1. Speak in a slightly slower speech rate and remember you are talking to an adult.      Avoid talking "childlike".
2. Use visual supports.  As you are talking, use a white board or blank paper to print      salient, relevant words to enhance the message you are relaying. Point to items        in your surroundings that relate to your message. Use gestures, drawings, facial        expressions for additional support.
 3.  Avoid distractions. Noisy environments and background noise may impede                comprehension.  Conversation should be face to face to aid understanding.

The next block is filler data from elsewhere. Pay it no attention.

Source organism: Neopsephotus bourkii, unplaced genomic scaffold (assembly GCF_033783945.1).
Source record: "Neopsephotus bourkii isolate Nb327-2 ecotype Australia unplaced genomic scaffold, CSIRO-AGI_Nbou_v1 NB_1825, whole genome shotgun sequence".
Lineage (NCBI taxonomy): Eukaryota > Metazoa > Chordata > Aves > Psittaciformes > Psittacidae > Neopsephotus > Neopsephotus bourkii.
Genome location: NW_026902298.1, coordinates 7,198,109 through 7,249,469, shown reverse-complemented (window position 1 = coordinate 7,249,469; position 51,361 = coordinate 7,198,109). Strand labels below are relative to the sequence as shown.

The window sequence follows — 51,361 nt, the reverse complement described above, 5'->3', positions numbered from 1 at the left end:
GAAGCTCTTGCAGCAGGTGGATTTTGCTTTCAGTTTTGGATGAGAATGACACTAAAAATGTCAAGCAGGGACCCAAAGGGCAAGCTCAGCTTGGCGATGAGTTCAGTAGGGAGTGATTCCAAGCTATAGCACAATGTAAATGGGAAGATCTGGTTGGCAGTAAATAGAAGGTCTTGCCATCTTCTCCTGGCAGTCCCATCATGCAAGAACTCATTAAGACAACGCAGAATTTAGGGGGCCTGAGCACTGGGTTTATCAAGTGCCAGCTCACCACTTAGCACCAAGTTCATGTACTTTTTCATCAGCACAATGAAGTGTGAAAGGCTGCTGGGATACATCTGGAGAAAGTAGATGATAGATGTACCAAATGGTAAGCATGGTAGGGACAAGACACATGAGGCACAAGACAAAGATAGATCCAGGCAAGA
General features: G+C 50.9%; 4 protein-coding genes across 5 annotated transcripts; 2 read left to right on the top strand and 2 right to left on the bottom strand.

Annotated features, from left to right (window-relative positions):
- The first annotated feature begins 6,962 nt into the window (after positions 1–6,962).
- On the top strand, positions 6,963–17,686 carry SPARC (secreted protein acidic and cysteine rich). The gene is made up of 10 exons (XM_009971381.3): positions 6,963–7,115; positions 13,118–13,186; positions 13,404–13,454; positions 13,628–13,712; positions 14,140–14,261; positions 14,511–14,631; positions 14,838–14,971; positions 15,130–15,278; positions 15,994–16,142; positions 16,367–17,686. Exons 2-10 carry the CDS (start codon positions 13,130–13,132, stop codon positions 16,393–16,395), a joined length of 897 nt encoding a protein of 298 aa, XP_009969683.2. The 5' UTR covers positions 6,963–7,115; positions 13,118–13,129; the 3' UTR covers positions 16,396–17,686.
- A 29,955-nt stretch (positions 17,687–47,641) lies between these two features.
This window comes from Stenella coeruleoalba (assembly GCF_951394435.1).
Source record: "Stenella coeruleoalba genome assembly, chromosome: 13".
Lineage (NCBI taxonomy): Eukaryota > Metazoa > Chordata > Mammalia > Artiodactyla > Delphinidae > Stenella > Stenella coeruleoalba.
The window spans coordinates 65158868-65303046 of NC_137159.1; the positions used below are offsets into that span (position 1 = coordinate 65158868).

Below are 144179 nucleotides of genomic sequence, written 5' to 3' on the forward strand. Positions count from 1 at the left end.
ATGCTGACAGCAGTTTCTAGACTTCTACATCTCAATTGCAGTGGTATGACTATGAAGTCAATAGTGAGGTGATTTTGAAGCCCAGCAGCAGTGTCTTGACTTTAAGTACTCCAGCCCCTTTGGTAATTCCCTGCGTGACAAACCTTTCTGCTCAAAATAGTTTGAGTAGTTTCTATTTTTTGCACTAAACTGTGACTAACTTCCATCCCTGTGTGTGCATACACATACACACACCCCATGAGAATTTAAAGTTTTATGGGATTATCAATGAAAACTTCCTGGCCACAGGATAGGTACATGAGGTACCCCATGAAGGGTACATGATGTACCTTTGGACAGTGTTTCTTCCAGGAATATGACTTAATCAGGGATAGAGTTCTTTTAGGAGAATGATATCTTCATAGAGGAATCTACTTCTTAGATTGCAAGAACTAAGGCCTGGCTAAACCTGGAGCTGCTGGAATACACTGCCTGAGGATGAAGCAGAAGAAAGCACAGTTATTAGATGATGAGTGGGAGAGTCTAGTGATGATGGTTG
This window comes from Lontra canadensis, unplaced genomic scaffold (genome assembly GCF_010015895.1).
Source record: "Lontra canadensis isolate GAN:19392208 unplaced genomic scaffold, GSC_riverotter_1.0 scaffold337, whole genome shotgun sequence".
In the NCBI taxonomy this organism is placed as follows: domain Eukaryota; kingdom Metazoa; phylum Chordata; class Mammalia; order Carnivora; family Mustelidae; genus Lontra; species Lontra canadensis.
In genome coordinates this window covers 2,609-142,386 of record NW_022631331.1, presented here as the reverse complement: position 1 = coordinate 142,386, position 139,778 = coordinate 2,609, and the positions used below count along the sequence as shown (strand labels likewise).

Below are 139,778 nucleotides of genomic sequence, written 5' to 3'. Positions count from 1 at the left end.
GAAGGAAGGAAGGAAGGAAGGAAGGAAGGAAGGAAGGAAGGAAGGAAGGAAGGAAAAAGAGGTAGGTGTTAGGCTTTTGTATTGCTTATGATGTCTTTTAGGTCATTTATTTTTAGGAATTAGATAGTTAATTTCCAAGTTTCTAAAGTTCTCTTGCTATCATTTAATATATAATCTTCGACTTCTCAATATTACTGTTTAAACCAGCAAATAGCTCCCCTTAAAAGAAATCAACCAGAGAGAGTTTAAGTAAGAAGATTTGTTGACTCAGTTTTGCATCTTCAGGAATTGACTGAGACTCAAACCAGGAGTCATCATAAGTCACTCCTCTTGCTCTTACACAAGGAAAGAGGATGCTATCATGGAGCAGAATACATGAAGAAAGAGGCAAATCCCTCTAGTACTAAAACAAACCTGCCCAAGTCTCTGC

4.  "Check in" to be sure the person with aphasia is following the conversation.  It is        possible that there is too much information being conveyed and simpler,                    shorter sentences are required.  Ask, "are you following me?", "Is what I'm saying        clear?", or "Should I say it another way?".  
5.  Be mindful of how you ask questions.  Many people with aphasia require                     choices or yes/no questions.  Instead of asking, "What do you want for dinner           tonight?", you may need to ask, "Do you want to stay home for dinner?", "Do you         want Asian food?", or offer written choices including "Asian, Italian, other..." .                   These forced choices provide greater opportunities for successful responses. 

Aphasia is different for everyone, and communication styles are unique.